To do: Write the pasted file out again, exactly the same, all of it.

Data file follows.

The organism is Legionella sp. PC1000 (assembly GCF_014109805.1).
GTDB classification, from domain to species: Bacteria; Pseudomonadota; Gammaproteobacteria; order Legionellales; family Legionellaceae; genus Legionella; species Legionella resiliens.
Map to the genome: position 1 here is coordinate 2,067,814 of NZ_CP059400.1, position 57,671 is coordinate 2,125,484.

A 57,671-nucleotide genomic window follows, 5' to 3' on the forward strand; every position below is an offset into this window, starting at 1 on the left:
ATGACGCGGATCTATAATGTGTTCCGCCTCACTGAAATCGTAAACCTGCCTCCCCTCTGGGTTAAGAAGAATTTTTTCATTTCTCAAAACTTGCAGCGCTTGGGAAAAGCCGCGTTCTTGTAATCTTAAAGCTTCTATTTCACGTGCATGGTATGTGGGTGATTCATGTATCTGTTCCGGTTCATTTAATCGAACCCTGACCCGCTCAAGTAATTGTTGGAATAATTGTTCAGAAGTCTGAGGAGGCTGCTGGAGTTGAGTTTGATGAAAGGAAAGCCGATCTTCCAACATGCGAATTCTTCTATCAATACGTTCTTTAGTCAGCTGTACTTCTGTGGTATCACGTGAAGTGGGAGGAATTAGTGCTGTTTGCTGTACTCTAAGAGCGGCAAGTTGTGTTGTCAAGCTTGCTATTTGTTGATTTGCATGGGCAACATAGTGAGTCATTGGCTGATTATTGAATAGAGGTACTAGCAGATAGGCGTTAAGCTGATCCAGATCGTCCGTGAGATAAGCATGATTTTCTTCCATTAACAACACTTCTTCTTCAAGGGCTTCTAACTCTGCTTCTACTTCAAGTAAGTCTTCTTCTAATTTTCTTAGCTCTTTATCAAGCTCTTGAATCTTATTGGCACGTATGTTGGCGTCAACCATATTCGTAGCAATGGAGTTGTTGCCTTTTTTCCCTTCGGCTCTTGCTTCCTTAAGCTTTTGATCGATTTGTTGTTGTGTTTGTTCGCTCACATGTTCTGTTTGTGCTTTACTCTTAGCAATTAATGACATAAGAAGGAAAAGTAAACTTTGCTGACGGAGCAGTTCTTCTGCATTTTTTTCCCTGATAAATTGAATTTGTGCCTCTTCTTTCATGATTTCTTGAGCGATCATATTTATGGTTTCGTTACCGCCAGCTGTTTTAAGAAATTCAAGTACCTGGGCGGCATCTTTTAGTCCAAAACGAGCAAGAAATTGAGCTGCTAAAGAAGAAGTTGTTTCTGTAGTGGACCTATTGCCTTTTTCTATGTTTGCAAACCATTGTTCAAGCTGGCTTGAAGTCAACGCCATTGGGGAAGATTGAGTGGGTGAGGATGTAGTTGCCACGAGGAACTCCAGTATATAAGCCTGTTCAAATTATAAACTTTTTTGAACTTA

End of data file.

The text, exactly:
The organism is Legionella sp. PC1000 (assembly GCF_014109805.1).
GTDB classification, from domain to species: Bacteria; Pseudomonadota; Gammaproteobacteria; order Legionellales; family Legionellaceae; genus Legionella; species Legionella resiliens.
Map to the genome: position 1 here is coordinate 2,067,814 of NZ_CP059400.1, position 57,671 is coordinate 2,125,484.

A 57,671-nucleotide genomic window follows, 5' to 3' on the forward strand; every position below is an offset into this window, starting at 1 on the left:
ATGACGCGGATCTATAATGTGTTCCGCCTCACTGAAATCGTAAACCTGCCTCCCCTCTGGGTTAAGAAGAATTTTTTCATTTCTCAAAACTTGCAGCGCTTGGGAAAAGCCGCGTTCTTGTAATCTTAAAGCTTCTATTTCACGTGCATGGTATGTGGGTGATTCATGTATCTGTTCCGGTTCATTTAATCGAACCCTGACCCGCTCAAGTAATTGTTGGAATAATTGTTCAGAAGTCTGAGGAGGCTGCTGGAGTTGAGTTTGATGAAAGGAAAGCCGATCTTCCAACATGCGAATTCTTCTATCAATACGTTCTTTAGTCAGCTGTACTTCTGTGGTATCACGTGAAGTGGGAGGAATTAGTGCTGTTTGCTGTACTCTAAGAGCGGCAAGTTGTGTTGTCAAGCTTGCTATTTGTTGATTTGCATGGGCAACATAGTGAGTCATTGGCTGATTATTGAATAGAGGTACTAGCAGATAGGCGTTAAGCTGATCCAGATCGTCCGTGAGATAAGCATGATTTTCTTCCATTAACAACACTTCTTCTTCAAGGGCTTCTAACTCTGCTTCTACTTCAAGTAAGTCTTCTTCTAATTTTCTTAGCTCTTTATCAAGCTCTTGAATCTTATTGGCACGTATGTTGGCGTCAACCATATTCGTAGCAATGGAGTTGTTGCCTTTTTTCCCTTCGGCTCTTGCTTCCTTAAGCTTTTGATCGATTTGTTGTTGTGTTTGTTCGCTCACATGTTCTGTTTGTGCTTTACTCTTAGCAATTAATGACATAAGAAGGAAAAGTAAACTTTGCTGACGGAGCAGTTCTTCTGCATTTTTTTCCCTGATAAATTGAATTTGTGCCTCTTCTTTCATGATTTCTTGAGCGATCATATTTATGGTTTCGTTACCGCCAGCTGTTTTAAGAAATTCAAGTACCTGGGCGGCATCTTTTAGTCCAAAACGAGCAAGAAATTGAGCTGCTAAAGAAGAAGTTGTTTCTGTAGTGGACCTATTGCCTTTTTCTATGTTTGCAAACCATTGTTCAAGCTGGCTTGAAGTCAACGCCATTGGGGAAGATTGAGTGGGTGAGGATGTAGTTGCCACGAGGAACTCCAGTATATAAGCCTGTTCAAATTATAAACTTTTTTGAACTTA